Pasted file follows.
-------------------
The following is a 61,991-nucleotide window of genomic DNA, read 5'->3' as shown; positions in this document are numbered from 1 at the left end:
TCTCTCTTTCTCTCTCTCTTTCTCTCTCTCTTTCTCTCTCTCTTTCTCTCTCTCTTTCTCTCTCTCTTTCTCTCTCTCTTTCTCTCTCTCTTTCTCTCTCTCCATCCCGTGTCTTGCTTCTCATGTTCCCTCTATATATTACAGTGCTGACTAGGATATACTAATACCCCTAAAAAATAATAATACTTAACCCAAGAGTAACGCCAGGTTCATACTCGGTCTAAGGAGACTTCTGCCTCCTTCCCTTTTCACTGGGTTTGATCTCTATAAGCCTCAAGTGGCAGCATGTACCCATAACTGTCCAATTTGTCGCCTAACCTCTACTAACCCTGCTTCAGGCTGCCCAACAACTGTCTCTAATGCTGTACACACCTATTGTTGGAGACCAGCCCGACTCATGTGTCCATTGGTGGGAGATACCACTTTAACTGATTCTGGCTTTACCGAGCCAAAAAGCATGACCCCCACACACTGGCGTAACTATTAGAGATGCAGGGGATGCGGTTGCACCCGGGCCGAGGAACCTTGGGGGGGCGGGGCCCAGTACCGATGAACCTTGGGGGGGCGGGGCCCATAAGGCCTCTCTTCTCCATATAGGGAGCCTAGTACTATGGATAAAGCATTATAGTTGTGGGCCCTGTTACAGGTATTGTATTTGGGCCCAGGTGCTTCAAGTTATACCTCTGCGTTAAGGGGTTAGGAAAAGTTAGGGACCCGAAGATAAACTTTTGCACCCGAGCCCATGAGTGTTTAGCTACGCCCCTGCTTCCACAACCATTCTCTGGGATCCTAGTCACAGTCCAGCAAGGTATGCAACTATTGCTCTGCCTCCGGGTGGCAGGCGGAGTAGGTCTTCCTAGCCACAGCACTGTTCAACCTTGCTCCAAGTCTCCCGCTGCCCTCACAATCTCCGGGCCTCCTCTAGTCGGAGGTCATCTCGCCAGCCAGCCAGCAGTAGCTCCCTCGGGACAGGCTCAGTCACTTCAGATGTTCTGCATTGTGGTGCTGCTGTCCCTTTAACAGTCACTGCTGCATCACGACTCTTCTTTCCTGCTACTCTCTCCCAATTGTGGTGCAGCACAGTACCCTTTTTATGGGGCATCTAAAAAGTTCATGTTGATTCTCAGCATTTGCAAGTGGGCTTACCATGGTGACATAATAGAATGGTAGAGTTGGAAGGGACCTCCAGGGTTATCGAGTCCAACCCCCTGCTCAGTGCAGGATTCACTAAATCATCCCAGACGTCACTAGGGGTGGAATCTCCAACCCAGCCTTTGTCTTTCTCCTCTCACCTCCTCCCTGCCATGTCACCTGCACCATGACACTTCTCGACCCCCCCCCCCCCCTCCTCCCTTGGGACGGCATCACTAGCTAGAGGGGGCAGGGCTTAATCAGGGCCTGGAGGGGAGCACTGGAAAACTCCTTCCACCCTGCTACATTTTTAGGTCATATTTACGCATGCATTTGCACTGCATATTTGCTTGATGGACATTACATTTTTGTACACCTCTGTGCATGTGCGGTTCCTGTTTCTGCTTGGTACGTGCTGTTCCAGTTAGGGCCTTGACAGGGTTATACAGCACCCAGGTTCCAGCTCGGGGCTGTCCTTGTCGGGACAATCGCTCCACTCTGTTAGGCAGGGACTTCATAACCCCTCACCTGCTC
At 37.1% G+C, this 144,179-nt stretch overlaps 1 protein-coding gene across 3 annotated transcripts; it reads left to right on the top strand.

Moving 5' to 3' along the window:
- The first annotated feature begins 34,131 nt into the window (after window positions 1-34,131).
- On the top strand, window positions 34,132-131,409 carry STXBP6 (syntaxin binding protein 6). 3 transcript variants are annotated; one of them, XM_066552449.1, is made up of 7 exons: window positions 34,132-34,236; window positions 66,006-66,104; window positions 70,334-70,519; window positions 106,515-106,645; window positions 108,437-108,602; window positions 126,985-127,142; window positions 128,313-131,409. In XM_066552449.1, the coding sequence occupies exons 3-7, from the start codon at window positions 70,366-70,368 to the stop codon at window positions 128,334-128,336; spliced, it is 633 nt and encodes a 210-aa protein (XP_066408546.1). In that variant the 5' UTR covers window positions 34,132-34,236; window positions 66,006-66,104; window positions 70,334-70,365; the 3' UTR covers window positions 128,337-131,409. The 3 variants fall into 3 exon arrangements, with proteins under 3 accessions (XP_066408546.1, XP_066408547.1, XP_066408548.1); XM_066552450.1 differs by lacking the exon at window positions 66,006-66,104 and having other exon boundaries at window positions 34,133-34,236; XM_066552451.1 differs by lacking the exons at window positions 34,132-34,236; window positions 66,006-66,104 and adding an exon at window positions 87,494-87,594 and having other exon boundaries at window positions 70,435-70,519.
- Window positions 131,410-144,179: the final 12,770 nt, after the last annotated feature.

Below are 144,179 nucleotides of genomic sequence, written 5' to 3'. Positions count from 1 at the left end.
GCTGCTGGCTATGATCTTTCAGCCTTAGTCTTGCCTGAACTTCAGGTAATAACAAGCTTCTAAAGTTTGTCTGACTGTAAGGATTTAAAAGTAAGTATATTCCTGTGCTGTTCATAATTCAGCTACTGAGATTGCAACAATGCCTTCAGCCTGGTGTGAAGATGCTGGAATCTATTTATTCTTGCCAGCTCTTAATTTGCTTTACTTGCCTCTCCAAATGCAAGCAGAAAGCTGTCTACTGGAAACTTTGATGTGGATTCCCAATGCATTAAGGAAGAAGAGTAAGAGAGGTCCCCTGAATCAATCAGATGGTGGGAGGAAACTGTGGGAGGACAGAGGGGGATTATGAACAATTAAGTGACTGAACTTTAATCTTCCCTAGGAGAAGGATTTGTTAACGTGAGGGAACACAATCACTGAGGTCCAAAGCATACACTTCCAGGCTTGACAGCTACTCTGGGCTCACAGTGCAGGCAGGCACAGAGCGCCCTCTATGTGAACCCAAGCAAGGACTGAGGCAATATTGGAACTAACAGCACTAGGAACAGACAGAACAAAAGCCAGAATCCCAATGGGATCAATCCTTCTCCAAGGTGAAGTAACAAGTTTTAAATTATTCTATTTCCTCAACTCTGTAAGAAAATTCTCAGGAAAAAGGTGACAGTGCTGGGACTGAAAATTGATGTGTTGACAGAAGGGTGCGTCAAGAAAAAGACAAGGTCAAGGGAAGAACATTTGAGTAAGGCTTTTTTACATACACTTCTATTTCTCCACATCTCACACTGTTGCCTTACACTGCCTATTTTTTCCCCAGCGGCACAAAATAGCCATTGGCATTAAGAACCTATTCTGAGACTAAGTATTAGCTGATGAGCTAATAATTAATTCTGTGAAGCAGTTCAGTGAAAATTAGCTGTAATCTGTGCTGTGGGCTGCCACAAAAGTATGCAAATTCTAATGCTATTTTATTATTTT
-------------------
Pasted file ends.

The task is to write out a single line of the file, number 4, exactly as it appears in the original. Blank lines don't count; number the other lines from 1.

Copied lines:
Moving 5' to 3' along the window: